While I appreciate the response from A. I. Breveleri, it still left me wondering why exactly the specific behavior I described was happening. I therefore kept digging on the internets until I finally got past all the how-to-fix-it advice to a plausible explanation of how-it-works (and why it doesn't when it doesn't).
The key misconceptions I had were [a] when conductors are heated their resistance to electric current flow increases (this is true for cables and transmission lines) and [b] there are electronic parts involved in opening the gas valve which means that it's either open or not.
First, the ignitor. It typically (but not exclusively) uses silicon carbide [SiC] as a heating element (https://en.wikipedia.org/wiki/Silicon_carbide). This is an exteremly hard and durable ceramic-type material (think harder than exterior grade porcelain tile) about which https://matmatch.com/learn/material/faq-silicon-carbide says "Silicon carbide, in its pure form, behaves as an electrical insulator. However, with the controlled addition of impurities or doping agents, and because SiC has the necessary resistivity, it can express semi-conduction properties [...] electrical ageing, which is the increase in electrical resistivity, could very well affect silicon carbide's electrical conductivity properties. Ageing is said to be related to the oxidation of the material."
So the way the ignitor works is as a variable resistor in series with the main power, thermostat and gas valve. As it heats it simultaneously glows brighter and reduces its resistance to the flow of electric current, thereby pulling that increased current through the gas valve assembly. (https://en.wikipedia.org/wiki/Electrical_resistivity_and_conductivity#Resistivity_and_conductivity_of_various_materials)
Once that flow enters the 3.2 to 3.6 Amp range it is supposed to activate the gas valve. What can go wrong with this arrangement is that, through oxidation ("rusting") or depletion of the additives used to make the SiC conductive (not sure), the conductivity is no nonger as good as it once was and the element no longer draws the required 3.2 Amps. It is not "weakening", it is returning to its "insulator" nature and this also explains why the decay is typically gradual.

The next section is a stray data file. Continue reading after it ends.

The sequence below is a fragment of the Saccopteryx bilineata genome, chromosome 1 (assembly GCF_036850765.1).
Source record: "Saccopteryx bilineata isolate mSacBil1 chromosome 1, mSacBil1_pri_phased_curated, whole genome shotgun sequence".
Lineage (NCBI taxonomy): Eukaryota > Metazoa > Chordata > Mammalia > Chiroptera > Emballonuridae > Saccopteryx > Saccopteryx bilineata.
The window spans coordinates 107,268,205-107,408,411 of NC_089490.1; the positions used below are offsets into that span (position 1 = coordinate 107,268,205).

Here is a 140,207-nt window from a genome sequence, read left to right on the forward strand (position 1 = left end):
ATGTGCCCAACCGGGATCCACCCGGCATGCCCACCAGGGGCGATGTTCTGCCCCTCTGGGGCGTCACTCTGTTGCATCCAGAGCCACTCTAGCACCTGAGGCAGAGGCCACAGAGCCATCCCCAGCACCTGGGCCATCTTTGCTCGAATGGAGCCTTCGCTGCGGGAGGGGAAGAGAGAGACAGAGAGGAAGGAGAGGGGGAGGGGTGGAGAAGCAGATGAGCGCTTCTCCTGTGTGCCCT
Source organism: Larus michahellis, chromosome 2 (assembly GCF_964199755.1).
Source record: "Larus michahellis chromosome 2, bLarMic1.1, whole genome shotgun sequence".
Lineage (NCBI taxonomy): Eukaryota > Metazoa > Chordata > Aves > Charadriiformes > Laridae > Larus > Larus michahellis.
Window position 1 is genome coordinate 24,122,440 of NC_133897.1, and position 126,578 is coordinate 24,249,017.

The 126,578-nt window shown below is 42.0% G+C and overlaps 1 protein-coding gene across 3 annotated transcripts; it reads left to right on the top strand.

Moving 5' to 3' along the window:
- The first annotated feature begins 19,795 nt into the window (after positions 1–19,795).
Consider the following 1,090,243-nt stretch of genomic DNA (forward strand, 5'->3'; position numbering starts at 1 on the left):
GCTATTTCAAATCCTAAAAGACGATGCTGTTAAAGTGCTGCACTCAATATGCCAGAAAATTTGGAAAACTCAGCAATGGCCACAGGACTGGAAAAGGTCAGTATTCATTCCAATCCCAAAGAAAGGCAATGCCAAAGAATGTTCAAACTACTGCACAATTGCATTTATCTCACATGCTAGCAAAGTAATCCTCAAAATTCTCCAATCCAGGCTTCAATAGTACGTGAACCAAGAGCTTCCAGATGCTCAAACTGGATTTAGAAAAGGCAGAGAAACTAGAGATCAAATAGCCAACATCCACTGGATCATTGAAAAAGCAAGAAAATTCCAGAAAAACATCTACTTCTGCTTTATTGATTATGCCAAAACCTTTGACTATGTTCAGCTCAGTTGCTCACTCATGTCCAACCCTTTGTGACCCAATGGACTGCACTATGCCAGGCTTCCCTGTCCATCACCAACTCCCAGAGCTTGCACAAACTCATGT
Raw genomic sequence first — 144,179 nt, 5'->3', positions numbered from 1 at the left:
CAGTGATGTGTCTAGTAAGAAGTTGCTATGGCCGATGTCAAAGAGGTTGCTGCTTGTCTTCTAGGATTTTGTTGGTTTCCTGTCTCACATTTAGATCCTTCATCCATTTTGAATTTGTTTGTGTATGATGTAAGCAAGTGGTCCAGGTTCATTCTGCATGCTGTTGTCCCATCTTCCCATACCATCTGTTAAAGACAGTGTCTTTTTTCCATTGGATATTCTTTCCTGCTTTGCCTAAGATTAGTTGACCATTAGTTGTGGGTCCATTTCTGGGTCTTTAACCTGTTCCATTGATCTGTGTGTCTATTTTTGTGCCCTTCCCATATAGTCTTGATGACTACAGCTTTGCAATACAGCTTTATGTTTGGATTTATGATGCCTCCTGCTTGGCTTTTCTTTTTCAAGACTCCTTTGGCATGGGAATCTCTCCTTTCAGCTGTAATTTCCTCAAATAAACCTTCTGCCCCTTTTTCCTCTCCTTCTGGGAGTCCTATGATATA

Now the gas valve (http://gofarservicesllc.com/xyz_do_it_yourself_guide/oven_stove_range_cooktop_chapter_6 and https://www.appliancerepair.net/gas-oven-repair - neither is likely the original source).
As described in the linked pages, it is a purely mechanical device (electrically assisted but no solenoid/circuit board/etc) in which movement is provided by a bimetal strip. (For anyone who is not familiar with the concept, this is simply a strip of two dissimilar metals permanently bonded/sandwiched together. The metals are selected for their response to heat; both will expand but the rate of expansion of one in response to a given change in temperature is higher than the other, causing the strip to curl away from the side with the greater expansion - they were commonly used in old-style home thermostats with a mercury switch for instance).
To get the strip to curl enough to open the valve, it is heated by a low-resistance coil through which the ignitor ac current is flowing. The amount of heat produced by the coil is dependent on the current flow and it is rigged so that the valve will open at the set 3.2 Amp flow rate. This is such a rugged and low-pressure assembly that it is hard to get a mechanical failure but the coil can burn out. This is why the only thing to really check is that you have continuity through the terminals - if you do it's probably fine.
So now to my situation. The most accurate way to diagnose this is to use a (multi)meter with the capacity to measure in the 10 Amp (ac) range. Remove a clip connector from the terminal on the safety valve closest to you, connect the meter in series between the connector and the terminal and turn on the oven. The current should quickly rise to and remain in the 3.2-3.6 Amp range but in my case it rose slowly and stalled between 3.02/3.03, stubbornly refusing to go higher. Also, as it crossed 2.99 Amps, the gas valve opened and the burner lit but went out when the current stalled.
I still can't quite explain the initial ignition (after repairs I realized it was not actually releasing a full gas flow) but I assume it's some sort of spring/inertia/hysteresis effect where the increase/change in current flow opens the valve but the failure to maintain the increase trips it off(?). Tapping/blocking the jet apparently was just enough to settle the valve at a new equilibrium. Either way, the subsequent partially open behavior is what I would expect for something that is so close to normal operating conditions, just not hot enough to move the strip that last little bit to unblock the valve fully.
Replacement ignitor heated quickly and settled peacefully at 3.48 Amps for a happy ending.